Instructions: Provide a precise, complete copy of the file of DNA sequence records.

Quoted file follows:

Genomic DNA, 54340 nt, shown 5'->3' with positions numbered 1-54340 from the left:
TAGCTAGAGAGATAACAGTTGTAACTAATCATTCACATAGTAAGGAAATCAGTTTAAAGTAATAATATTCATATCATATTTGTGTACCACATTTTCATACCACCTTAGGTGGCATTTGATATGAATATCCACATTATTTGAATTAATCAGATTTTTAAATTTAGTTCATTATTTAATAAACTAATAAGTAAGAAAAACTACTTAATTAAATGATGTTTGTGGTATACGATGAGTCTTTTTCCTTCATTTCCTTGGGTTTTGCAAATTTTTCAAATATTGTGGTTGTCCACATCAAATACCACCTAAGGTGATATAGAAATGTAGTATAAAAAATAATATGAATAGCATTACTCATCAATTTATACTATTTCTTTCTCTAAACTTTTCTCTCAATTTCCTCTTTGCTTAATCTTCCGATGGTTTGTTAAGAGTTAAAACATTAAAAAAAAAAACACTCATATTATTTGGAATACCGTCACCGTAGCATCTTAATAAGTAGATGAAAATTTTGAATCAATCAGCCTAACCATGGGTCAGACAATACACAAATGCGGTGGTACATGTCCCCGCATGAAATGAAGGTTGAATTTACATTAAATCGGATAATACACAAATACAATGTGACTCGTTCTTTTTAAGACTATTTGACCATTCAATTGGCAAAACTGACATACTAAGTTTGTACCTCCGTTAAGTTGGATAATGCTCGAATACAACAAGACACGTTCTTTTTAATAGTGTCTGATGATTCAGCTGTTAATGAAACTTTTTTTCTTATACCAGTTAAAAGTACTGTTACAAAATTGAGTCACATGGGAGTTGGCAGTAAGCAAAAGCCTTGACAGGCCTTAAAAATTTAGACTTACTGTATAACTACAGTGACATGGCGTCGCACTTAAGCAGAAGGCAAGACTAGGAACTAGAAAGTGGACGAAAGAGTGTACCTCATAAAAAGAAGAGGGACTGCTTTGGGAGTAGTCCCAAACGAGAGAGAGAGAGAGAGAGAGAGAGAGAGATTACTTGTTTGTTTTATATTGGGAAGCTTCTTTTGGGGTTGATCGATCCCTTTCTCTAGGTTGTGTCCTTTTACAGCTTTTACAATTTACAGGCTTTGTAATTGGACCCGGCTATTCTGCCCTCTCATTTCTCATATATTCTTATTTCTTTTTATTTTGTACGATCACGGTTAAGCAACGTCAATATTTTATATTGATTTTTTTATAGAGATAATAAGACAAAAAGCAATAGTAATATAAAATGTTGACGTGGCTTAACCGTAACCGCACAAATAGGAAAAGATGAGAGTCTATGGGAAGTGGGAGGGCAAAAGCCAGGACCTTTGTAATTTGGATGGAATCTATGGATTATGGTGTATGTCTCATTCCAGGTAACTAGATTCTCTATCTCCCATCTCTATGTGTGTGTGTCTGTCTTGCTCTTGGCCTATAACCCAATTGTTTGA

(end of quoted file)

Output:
Genomic DNA, 54340 nt, shown 5'->3' with positions numbered 1-54340 from the left:
TAGCTAGAGAGATAACAGTTGTAACTAATCATTCACATAGTAAGGAAATCAGTTTAAAGTAATAATATTCATATCATATTTGTGTACCACATTTTCATACCACCTTAGGTGGCATTTGATATGAATATCCACATTATTTGAATTAATCAGATTTTTAAATTTAGTTCATTATTTAATAAACTAATAAGTAAGAAAAACTACTTAATTAAATGATGTTTGTGGTATACGATGAGTCTTTTTCCTTCATTTCCTTGGGTTTTGCAAATTTTTCAAATATTGTGGTTGTCCACATCAAATACCACCTAAGGTGATATAGAAATGTAGTATAAAAAATAATATGAATAGCATTACTCATCAATTTATACTATTTCTTTCTCTAAACTTTTCTCTCAATTTCCTCTTTGCTTAATCTTCCGATGGTTTGTTAAGAGTTAAAACATTAAAAAAAAAAACACTCATATTATTTGGAATACCGTCACCGTAGCATCTTAATAAGTAGATGAAAATTTTGAATCAATCAGCCTAACCATGGGTCAGACAATACACAAATGCGGTGGTACATGTCCCCGCATGAAATGAAGGTTGAATTTACATTAAATCGGATAATACACAAATACAATGTGACTCGTTCTTTTTAAGACTATTTGACCATTCAATTGGCAAAACTGACATACTAAGTTTGTACCTCCGTTAAGTTGGATAATGCTCGAATACAACAAGACACGTTCTTTTTAATAGTGTCTGATGATTCAGCTGTTAATGAAACTTTTTTTCTTATACCAGTTAAAAGTACTGTTACAAAATTGAGTCACATGGGAGTTGGCAGTAAGCAAAAGCCTTGACAGGCCTTAAAAATTTAGACTTACTGTATAACTACAGTGACATGGCGTCGCACTTAAGCAGAAGGCAAGACTAGGAACTAGAAAGTGGACGAAAGAGTGTACCTCATAAAAAGAAGAGGGACTGCTTTGGGAGTAGTCCCAAACGAGAGAGAGAGAGAGAGAGAGAGAGAGAGATTACTTGTTTGTTTTATATTGGGAAGCTTCTTTTGGGGTTGATCGATCCCTTTCTCTAGGTTGTGTCCTTTTACAGCTTTTACAATTTACAGGCTTTGTAATTGGACCCGGCTATTCTGCCCTCTCATTTCTCATATATTCTTATTTCTTTTTATTTTGTACGATCACGGTTAAGCAACGTCAATATTTTATATTGATTTTTTTATAGAGATAATAAGACAAAAAGCAATAGTAATATAAAATGTTGACGTGGCTTAACCGTAACCGCACAAATAGGAAAAGATGAGAGTCTATGGGAAGTGGGAGGGCAAAAGCCAGGACCTTTGTAATTTGGATGGAATCTATGGATTATGGTGTATGTCTCATTCCAGGTAACTAGATTCTCTATCTCCCATCTCTATGTGTGTGTGTCTGTCTTGCTCTTGGCCTATAACCCAATTGTTTGA